The Education Writers Association held its national seminar in Boston last week and as part of a panel on “growing pains in the charter sector” invited National Education Association staffer David Welker to speak.
I wasn’t present so I can’t address the overall context of Welker’s presentation or the panel itself, but I did notice what portion NEA’s communications department sought to highlight.
— NEA Public Relations (@NEAMedia) May 2, 2016
Welker helpfully had a slide depicting this “ed trend.”
You have to zoom in to see that he cites figures from the National Alliance for Public Charter Schools report “A Closer Look at the Charter School Movement.” Yep, there are fewer charters opening than in previous years and more charters closing than in previous years. Unfortunately for Welker and NEA, there are several reasons why this isn’t indicative of the industry’s problems.
1) If 500 charter schools opened last year and 499 opened this year, and if 1 closed last year and 2 closed this year, the parameters of Welker’s comparison have been fulfilled. But you still opened 999 charters and closed 3.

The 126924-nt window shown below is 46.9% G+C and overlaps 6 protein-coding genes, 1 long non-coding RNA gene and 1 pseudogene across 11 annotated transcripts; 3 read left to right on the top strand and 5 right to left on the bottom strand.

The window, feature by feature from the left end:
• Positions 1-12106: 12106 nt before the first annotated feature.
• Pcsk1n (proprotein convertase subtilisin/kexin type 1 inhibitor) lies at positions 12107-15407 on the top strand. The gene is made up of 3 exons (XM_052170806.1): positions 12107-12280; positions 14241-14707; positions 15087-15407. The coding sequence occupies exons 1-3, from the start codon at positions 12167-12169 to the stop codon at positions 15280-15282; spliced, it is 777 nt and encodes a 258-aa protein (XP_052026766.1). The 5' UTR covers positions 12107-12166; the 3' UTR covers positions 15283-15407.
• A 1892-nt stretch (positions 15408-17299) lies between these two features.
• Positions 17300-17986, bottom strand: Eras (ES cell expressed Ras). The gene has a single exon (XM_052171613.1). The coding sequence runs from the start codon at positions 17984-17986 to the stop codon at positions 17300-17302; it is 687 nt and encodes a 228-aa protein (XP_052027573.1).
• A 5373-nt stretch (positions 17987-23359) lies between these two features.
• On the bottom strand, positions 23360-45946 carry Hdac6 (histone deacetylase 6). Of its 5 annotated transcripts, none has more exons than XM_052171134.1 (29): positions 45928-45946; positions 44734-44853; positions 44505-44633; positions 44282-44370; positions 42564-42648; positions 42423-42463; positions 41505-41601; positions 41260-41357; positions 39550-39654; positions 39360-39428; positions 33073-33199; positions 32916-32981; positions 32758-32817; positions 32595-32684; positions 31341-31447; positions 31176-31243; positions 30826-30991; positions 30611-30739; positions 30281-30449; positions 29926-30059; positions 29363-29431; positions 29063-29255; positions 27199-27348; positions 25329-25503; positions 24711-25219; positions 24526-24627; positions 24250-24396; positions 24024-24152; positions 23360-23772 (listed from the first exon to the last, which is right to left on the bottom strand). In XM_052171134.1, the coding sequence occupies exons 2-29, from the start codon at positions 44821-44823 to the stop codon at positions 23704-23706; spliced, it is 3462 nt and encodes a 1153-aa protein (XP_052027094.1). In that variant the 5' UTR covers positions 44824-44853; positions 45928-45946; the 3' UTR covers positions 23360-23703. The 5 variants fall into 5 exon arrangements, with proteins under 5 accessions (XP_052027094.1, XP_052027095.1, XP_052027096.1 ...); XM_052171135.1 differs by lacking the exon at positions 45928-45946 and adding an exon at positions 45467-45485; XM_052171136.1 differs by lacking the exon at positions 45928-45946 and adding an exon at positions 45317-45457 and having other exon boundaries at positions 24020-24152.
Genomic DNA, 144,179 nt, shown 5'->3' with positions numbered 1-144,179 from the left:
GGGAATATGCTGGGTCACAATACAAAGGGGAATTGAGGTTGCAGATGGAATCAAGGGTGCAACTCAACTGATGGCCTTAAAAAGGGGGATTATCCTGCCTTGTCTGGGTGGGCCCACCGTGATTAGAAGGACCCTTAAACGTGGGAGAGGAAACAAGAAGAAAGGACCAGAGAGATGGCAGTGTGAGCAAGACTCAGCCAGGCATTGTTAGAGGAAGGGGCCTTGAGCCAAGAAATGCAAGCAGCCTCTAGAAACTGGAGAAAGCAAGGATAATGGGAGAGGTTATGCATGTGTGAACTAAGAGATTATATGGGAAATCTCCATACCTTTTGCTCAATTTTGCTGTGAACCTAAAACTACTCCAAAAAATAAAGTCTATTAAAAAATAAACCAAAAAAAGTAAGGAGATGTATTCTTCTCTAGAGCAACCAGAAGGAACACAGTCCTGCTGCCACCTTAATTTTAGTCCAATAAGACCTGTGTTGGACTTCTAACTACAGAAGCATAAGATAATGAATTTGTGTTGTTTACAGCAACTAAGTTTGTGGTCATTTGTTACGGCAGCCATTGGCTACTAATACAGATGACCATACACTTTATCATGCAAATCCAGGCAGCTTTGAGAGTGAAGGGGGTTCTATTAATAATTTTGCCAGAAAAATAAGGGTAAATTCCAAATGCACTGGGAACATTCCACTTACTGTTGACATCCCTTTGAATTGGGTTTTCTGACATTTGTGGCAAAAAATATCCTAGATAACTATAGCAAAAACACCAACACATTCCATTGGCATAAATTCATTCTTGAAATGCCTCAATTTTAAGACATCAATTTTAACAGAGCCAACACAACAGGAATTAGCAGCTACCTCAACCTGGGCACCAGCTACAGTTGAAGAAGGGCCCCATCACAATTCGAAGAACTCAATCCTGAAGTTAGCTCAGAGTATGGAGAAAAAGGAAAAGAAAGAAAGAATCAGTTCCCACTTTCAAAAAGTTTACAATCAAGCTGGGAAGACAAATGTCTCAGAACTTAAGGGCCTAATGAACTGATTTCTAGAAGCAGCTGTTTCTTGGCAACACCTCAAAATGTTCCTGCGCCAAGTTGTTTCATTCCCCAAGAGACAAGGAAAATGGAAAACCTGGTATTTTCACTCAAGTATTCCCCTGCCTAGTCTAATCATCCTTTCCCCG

2) If a single charter school is opened and enrolls 1,000 students, and 10 are closed with 50 students each, you still have a net gain of 500 students.
3) Teachers’ unions are firm advocates of either imposing or maintaining caps on the numbers of new charter schools all across the country. To then argue that fewer are opening is akin to kicking someone in the face and then using the bruises as evidence of his poor health.
4) I don’t know how many new members NEA recruited over the last five years and how many retired or quit, but I do know the union had a net loss of more than 278,000 members. Over the same period of time, charters had a net gain of 1.28 million students. Which industry has more problems?
The NAPCS report shows that nine states had fewer charter schools in 2015-16 than they had in 2014-15. But only one – Iowa – had lower charter school enrollment. Nationally, the number of charter school students grew by 9 percent over the previous year.
I like to think the reporters in the audience were skeptical of NEA’s presentation. The photo evidence suggests at least one panelist was unimpressed.